This is something that has been in the works for years, so we’re glad to have finally put the pieces together to announce it.
Two winters ago we realized that we were at the point where we needed to increase the size of our beef herd, our pig herd, and our chicken flock. And we wanted to add turkeys. But we didn’t have the capital to spend in so many areas, nor were we seeing enough profits to be able to hire helpers to assist with the inevitable increase in workload. We have friends at Cairncrest Farm in West Winfield who were also facing the same decision point.
We decided, based on our land resources, our interests, and our family situations to work cooperatively. We each still have our own cattle herds, but we have been providing Cairncrest with poultry for them to sell, and Cairncrest has been providing us with lamb. As of this month, we are beginning to transition our pork to Cairncrest pasture raised pork.
This arrangement has been helpful to both farms as it has allowed us to pursue our goals while finding a way to focus on fewer things. Diversified farming is great, until it isn’t. In the new arrangement we each have several enterprises, but we’ve been able to back away from the stress of trying to maintain too many different enterprises. It has been apparent on both ends that we’ve been able to make improvements in the care and attention we can give to our farms because of this increased focus.
We miss having the pigs around, and who knows, maybe we’ll have some back here eventually. As you look at our store listing for pork, you’ll see that a few items are marked as coming from Cairncrest Farm. During this winter and spring we’ll exhaust most of our Wrong Direction Farm items and as we do, we’ll transition to Cairncrest Farm.
On the production side, we are very much of a kindred spirit with Cairncrest. If you liked our pork for how it tasted and for how it was produced, we’re confident you’ll be pleased with Cairncrest pork. The pigs are truly pasture raised, getting a significant portion of their nutrition from foraged feed. More info on Cairncrest’s pigs is available here.
We appreciate all of our customers who’ve come along with us over the past nine years as we’ve worked our way through various manifestations of Wrong Direction Farm. We love to farm, but finding the business model that works is difficult. We’re grateful for all our supporters who keep ordering month after month.
I slipped out the door yesterday with only a light wool jacket over my work clothes. Even then, I wondered if I had over dressed; with temperatures kissing 60, it felt like a late April morning: saturated ground, swollen streams, thawed earth smells, and gamboling cattle.
By the time I had opened the next row of hay bales, rain had begun to fall and a vivid rainbow had developed. By the time I made it back to the house through the shower, I was thankful to have the protection of my wool jacket.
A few days ago I was feeling that restless itch to start working on a new project. I get that way when things are quiet for a few consecutive days. Then within quick succession, fourteen new cattle arrived from the neighbor’s farm, the farm truck lost all its lights due to wiring problems, the tractor’s loader control valve had to be replaced, the family car needed the engine pulled, the oven stopped working, I had to go out plowing snow, the big Christmas rush of orders came in, the aforementioned new cattle broke down their fences, et cetera.
I’m wondering why I ever dared to think I needed to go looking for more things to do. It reminds me of asking Rachel’s grandfather why he started his farm. His deadpan reply, “Well, running my store only kept me busy twelve hours a day, so I needed something else to occupy the rest of my time.”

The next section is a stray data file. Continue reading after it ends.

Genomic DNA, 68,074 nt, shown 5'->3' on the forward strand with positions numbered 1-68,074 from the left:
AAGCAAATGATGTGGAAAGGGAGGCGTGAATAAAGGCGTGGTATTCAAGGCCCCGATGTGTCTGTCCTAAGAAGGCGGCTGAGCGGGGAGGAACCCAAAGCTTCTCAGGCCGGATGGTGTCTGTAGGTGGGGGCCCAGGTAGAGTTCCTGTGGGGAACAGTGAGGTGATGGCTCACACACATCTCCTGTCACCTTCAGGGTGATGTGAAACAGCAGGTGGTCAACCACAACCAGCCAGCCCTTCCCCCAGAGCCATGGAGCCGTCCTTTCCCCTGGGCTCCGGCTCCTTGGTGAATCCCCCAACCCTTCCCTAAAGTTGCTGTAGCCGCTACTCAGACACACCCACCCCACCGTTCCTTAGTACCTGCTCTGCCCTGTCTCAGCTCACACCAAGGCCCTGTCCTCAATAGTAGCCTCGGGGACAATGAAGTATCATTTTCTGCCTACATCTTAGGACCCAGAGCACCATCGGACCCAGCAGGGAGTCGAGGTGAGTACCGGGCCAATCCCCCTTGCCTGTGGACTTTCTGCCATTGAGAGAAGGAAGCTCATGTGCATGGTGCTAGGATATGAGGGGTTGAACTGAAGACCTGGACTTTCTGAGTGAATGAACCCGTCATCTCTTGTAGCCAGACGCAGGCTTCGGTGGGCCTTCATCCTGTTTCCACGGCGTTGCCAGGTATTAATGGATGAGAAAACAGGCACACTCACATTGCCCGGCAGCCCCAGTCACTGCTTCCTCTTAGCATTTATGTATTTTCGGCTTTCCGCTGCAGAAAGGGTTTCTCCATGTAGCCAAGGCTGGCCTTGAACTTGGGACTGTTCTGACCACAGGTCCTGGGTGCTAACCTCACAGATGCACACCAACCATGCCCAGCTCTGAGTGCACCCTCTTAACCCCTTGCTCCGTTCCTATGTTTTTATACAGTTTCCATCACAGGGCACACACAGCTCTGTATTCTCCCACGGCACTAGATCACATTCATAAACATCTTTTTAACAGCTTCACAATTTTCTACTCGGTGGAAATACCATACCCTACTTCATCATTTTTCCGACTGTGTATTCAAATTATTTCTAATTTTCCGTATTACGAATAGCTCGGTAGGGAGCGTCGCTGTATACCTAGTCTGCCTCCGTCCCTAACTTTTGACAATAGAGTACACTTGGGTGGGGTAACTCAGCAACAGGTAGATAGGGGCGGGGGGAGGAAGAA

Note that with Thanksgiving coming up next week, we’ve added an extra Saturday delivery to our schedule. Orders for home delivery this Saturday need to be placed by tomorrow (Thursday the 21st).
We also have a delivery next Tuesday. If you want your turkey delivered on Tuesday, you might be pushing the limits for thawing to be ready for Thanksgiving, especially if you are planning on brining the turkey. Get in touch with me this weekend and we can discuss your options. For customers who want a turkey delivered on Tuesday, we can begin to thaw it in our walk-in cooler and ship it with less ice so it arrives at your house on Tuesday cold but partially defrosted. Give me a call at 518-588-2633 to discuss this option because it requires some pre-planning on our end. Smaller items, like whole turkey breasts can be shipped fully frozen since they don’t require as much time to thaw. All orders for Tuesday delivery must be in to us by Sunday night.
Please note that we won’t have our usual Friday delivery next week because the shipping networks are closed for the Thanksgiving holidays.
Best wishes to all of our customers for an enjoyable Thanksgiving with the people you love. If you take any pictures of your Wrong Direction Farm turkey, please send them our way. We always enjoy seeing what everyone creates with the food we raise.
Just a few pictures from around the farm this October.
I’m not a wilderness food forager by any measure, but I’m making baby steps in that direction. This weekend I found a new-to-me mushroom, the shaggy mane, growing in a patch of well-rotted wood chips. There was also a small, dense puffball (growing rather later than most) nearby.
A few of the shaggy manes were overripe, so I had to trim off dark frills, but I didn’t pick any that had gone fully blackened. Rachel and I both preferred them over puffballs, but I’m not sure that they’d truly rate as any kind of culinary delicacy. So for now, my three edible mushrooms on the farm are: chanterelles in summer, puffballs in September, and Shaggy Manes in October.
Philistine though the admission reveals me to be, none of these mushrooms do much for me. I don’t think anyone actually enjoys puffballs, but I know that some people gush over chanterelles. Perhaps the problem is in my palate; more likely the problem is in my cooking skill. I’ll still keep trying to enjoy them. I like the idea of liking these mushroom varieties.